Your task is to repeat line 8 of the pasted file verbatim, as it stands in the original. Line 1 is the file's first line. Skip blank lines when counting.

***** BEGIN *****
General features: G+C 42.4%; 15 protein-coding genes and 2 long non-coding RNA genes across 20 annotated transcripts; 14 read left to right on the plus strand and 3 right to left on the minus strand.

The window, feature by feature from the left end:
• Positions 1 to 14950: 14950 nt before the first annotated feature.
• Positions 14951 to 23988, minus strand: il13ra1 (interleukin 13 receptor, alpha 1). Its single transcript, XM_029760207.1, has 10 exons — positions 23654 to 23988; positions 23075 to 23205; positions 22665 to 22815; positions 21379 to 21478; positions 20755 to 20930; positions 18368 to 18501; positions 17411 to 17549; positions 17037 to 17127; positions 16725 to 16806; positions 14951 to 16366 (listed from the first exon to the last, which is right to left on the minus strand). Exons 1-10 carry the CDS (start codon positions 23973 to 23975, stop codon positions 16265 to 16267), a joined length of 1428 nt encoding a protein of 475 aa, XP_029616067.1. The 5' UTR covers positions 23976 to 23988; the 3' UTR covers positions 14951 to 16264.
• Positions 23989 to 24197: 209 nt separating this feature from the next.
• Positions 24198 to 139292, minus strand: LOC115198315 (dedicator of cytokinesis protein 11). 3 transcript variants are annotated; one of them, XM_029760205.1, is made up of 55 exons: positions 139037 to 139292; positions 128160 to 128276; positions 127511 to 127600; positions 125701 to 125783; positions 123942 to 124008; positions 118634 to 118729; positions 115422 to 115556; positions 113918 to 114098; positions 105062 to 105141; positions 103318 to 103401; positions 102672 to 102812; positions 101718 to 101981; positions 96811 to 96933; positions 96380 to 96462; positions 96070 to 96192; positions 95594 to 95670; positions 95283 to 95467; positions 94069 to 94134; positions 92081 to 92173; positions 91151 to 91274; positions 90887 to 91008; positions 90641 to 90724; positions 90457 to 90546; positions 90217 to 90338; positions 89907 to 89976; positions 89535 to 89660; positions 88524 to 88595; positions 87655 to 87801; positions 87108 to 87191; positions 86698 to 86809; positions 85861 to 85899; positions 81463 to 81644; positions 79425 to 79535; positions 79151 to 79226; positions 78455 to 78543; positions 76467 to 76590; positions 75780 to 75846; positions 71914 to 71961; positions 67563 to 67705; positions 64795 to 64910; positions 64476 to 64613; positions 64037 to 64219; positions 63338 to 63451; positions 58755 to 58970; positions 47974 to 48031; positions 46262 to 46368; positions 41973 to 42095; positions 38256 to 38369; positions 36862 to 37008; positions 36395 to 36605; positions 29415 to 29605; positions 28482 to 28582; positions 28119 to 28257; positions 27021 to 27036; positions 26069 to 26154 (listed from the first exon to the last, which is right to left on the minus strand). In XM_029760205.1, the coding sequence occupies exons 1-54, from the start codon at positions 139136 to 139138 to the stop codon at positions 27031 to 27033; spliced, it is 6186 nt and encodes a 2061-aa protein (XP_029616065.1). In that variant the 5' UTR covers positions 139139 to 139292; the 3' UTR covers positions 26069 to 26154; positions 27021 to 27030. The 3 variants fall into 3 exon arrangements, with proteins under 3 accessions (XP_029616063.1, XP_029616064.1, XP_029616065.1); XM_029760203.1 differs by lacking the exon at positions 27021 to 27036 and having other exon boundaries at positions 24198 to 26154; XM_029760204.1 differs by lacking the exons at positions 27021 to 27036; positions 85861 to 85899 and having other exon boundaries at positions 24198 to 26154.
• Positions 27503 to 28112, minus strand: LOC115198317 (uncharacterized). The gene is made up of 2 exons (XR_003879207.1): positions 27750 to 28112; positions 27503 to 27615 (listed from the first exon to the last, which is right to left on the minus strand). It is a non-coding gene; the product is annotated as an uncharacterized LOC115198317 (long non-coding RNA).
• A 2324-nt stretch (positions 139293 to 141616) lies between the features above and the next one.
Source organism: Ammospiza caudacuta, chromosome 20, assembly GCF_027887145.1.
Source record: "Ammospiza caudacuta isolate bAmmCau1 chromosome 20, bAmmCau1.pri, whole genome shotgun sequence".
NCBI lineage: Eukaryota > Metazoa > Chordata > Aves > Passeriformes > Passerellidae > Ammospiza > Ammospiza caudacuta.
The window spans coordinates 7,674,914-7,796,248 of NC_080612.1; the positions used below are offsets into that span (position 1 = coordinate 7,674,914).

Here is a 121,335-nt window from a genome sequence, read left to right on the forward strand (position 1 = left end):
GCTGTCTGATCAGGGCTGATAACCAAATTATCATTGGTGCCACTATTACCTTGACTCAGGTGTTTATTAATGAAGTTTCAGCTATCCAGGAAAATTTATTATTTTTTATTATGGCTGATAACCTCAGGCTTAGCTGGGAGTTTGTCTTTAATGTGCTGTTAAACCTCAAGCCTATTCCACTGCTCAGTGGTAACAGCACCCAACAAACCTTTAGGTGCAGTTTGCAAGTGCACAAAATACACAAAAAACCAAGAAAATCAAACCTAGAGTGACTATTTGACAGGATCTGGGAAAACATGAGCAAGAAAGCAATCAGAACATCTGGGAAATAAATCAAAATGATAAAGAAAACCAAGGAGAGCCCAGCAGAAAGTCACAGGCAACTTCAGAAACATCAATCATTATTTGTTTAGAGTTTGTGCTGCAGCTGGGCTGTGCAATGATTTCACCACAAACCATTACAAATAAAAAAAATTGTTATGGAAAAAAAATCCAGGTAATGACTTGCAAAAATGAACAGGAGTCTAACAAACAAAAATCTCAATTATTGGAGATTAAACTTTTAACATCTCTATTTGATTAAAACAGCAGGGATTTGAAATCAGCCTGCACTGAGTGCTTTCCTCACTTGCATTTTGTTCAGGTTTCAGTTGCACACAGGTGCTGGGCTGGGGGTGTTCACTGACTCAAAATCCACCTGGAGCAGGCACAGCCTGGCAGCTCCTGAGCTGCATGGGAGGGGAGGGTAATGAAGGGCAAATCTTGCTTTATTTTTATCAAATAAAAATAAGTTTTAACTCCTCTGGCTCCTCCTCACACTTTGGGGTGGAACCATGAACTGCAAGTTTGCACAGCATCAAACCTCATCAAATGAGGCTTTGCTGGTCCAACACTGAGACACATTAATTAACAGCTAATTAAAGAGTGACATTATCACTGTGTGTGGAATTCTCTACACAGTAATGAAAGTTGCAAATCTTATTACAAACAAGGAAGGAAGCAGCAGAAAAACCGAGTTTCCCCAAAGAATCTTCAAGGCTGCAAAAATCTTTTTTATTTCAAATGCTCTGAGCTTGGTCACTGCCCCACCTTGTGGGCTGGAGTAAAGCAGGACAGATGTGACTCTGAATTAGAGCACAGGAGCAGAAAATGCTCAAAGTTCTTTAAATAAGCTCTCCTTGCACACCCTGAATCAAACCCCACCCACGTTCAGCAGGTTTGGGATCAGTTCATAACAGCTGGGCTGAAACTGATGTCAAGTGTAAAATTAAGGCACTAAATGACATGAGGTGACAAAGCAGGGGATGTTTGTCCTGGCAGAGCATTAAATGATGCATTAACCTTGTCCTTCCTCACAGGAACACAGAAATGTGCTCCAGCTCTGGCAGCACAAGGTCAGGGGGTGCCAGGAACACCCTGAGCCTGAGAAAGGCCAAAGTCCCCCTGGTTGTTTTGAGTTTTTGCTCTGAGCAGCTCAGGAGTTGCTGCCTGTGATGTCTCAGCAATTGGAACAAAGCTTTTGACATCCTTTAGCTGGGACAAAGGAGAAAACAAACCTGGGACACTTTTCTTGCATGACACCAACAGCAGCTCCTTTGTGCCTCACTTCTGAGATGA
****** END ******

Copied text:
• A 2324-nt stretch (positions 139293 to 141616) lies between the features above and the next one.